HONG KONG—To the casual observer, recent high-profile events in Hong Kong suggest that Leung Chun-ying, the city’s top leader, has the favor of Beijing.
On Nov. 7, the Chinese regime’s rubber stamp legislature issued an interpretation of Hong Kong’s mini-constitution that disqualified young pro-independence local politicians, Yau Wai-ching and Baggio Leung, from serving as lawmakers; the two newly elected lawmakers had used coarse language in reciting their oaths of office. Beijing, it would seem, had obliged Leung Chun-ying, who had earlier remarked that he wouldn’t “rule out” getting the Chinese regime to weigh in on the issue.
Chief Executive Leung then took things one step further. In light of Chinese official comments about “suppressing and cracking down” on “Hong Kong independence,” Leung said at a press conference that his government would enact Article 23, a controversial anti-subversion law that half a million Hongkongers strongly protested against in 2003.
But the fact that Leung needs to be provocative to elicit a response from Beijing suggests that he actually doesn’t have official support, according to Joseph Lian Yi-zheng, a former political columnist with the Hong Kong Economic Journal, in an exclusive interview. Lian believes that Leung will only lose Beijing’s confidence if he persists in inciting passions in Hong Kong, a stance that has also been communicated to this newspaper by sources with knowledge of the situation.
Leung Chun-ying may have his way by getting Beijing to ban the two pro-independence politicians from taking their seats, but the “stiff” manner in which it was handled shows that Leung has “extremely limited management ability,” said Lian.
If Leung had handed the oath-taking affair “more competently,” the Chinese legislature wouldn’t have to step in, added Lian, who considers Leung to have fanned pro-independence sentiments in Hong Kong. “Leung may think that he made a right move, but I think he’s being really silly.”
Lian continued: “The manner in which Leung handled matters will backfire. He is an extreme leftist who does things blindly; in the eyes of the Chinese communist regime, that’s a hindrance.”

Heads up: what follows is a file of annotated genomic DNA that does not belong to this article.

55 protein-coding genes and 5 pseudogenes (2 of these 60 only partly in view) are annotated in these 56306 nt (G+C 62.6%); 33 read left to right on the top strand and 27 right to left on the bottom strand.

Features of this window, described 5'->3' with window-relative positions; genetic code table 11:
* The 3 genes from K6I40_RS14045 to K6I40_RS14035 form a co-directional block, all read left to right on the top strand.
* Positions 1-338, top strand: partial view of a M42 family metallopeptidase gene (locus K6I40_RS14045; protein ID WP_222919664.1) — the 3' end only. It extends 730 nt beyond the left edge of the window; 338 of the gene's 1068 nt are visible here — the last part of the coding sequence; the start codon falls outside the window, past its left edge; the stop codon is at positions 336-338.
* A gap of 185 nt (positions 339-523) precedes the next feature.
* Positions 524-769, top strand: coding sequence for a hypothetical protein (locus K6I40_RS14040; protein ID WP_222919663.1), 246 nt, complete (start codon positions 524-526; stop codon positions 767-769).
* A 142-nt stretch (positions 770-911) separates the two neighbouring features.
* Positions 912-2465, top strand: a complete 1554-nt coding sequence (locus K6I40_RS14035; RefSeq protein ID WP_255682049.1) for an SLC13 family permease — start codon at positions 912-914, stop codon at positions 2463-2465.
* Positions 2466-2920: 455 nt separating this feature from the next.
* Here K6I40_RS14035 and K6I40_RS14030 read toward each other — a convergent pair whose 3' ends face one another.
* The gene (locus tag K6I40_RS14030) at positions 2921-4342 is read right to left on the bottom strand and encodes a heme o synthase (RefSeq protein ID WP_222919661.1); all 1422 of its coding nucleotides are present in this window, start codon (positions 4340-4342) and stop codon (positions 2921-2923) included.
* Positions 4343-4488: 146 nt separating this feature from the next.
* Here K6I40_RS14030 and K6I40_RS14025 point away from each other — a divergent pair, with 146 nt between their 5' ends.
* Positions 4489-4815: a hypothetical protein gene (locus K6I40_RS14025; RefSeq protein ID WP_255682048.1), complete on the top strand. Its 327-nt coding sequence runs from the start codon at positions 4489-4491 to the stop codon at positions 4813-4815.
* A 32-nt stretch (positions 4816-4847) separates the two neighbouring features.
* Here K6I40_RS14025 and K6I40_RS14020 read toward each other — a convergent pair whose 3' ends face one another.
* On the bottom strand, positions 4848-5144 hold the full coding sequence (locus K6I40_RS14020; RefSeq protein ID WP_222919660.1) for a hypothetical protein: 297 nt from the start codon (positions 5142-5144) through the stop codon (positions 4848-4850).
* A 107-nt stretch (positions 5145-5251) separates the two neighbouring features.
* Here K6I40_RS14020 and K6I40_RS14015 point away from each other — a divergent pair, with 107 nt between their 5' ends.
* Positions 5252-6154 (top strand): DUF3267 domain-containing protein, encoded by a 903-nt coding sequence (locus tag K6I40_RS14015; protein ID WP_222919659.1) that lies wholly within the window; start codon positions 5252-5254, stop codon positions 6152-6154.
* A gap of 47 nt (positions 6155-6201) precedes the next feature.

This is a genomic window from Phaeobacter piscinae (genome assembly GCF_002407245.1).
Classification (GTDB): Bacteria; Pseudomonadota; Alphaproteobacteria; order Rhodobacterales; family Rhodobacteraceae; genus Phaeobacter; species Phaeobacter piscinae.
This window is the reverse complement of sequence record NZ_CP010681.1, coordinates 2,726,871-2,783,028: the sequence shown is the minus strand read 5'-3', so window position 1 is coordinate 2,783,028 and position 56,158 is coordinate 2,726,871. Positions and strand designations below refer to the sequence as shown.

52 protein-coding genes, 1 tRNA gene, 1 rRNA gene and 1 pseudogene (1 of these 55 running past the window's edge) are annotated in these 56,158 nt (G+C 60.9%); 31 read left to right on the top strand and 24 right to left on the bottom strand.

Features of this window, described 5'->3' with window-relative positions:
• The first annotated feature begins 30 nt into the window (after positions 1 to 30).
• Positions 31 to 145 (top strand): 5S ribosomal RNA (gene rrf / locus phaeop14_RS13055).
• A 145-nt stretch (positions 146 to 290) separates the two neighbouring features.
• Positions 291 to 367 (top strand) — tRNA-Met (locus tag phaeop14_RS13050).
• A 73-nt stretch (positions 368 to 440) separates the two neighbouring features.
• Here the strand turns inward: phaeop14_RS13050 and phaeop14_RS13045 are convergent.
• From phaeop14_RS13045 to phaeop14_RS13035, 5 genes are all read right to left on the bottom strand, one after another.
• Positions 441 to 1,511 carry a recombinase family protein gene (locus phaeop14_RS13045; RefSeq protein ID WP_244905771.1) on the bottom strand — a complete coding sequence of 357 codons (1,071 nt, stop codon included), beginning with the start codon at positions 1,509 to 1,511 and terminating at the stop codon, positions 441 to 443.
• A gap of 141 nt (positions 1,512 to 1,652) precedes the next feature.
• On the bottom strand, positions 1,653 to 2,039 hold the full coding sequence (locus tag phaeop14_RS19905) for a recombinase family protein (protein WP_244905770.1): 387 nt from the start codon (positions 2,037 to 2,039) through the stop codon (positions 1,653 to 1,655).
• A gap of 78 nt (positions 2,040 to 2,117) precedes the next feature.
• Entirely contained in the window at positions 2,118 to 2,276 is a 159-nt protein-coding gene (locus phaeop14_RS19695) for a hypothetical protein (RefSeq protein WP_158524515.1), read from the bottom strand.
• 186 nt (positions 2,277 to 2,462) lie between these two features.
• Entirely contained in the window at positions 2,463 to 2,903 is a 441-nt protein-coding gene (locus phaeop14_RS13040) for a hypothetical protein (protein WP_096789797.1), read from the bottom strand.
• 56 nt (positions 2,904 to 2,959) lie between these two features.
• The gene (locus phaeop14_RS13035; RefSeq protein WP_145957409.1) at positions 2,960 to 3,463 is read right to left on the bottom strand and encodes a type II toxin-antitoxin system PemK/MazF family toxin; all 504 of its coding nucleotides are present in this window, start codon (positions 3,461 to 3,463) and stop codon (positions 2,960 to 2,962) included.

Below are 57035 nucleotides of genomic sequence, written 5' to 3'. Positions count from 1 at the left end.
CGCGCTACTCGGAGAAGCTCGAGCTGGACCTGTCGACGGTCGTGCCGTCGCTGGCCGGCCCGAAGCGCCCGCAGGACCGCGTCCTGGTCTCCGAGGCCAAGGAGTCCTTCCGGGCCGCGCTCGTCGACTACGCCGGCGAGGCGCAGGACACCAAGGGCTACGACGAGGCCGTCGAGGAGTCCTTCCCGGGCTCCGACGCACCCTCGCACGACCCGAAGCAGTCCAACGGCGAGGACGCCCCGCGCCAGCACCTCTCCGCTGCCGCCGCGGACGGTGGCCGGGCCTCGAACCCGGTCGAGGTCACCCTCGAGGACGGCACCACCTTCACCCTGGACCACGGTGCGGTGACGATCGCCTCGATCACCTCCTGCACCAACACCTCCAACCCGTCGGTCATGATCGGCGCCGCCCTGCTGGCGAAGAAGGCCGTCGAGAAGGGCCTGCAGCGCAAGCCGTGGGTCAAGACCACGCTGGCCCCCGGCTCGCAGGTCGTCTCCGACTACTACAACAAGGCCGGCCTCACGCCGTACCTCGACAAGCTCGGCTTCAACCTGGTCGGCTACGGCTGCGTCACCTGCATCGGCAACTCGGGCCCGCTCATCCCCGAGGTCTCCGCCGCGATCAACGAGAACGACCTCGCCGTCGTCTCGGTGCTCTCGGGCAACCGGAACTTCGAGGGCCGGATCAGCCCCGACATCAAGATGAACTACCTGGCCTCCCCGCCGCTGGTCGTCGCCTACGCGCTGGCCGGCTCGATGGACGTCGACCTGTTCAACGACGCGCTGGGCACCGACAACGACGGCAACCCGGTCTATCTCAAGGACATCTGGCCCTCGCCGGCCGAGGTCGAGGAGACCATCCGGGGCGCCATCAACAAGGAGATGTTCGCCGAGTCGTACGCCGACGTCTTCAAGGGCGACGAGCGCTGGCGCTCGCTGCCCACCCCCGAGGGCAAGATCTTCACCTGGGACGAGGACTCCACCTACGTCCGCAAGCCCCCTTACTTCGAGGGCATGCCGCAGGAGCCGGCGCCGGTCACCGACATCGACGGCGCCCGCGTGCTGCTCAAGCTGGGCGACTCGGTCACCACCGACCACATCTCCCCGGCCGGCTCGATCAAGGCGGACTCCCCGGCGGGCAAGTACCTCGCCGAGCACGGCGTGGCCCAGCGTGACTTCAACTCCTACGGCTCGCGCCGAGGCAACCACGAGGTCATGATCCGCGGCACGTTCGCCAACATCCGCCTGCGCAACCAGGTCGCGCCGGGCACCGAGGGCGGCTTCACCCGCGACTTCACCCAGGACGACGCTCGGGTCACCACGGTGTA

Going by precedent, Lian argues, Beijing might have already decided not to allow Leung to serve another five-year term as Hong Kong leader. Candidates for the Hong Kong Chief Executive elections in 2012 had hinted at their running for office in August the previous year, Lian said. So Leung’s failure to announce his bid for reelection so late in the year “is a very strange issue,” and suggests that Beijing “are withholding giving their vote of confidence.”
According to sources of this newspaper, the Xi Jinping leadership won’t back Leung Chun-ying if he runs for another term as Hong Kong Chief Executive.
An individual with authoritative intelligence about the sensitive political operations between China and Hong Kong had revealed that Leung “not only won’t get reelected, but he’ll also be dealt with” for his role in stirring up turmoil in Hong Kong on behalf of former Communist Party leader Jiang Zemin’s political faction since coming to office in 2012. After becoming Party general secretary, Xi Jinping began purging officials tied to Jiang, and is attempting to rectify the culture of corruption in China that took root under his predecessor.
In the evening of Nov. 6, a source close to Beijing told the Hong Kong edition of Epoch Times that the Xi Jinping leadership is closely monitoring the situation in Hong Kong. The Xi leadership remains in firm control over the People’s Liberation Army garrison in Hong Kong, and won’t carry out a crackdown, the source continued.
The source added that the Xi leadership “welcomes” Politburo Standing Committee member Zhang Dejiang, who oversees Hong Kong and heads the Chinese legislature, and Leung Chun-ying to “take center stage” so that their “schemes” can be exposed.
“Let’s see the show of Zhang Dejiang and Leung Chun-ying,” the source remarked. “The more they act out, the faster and more thoroughly they’ll be dealt with.”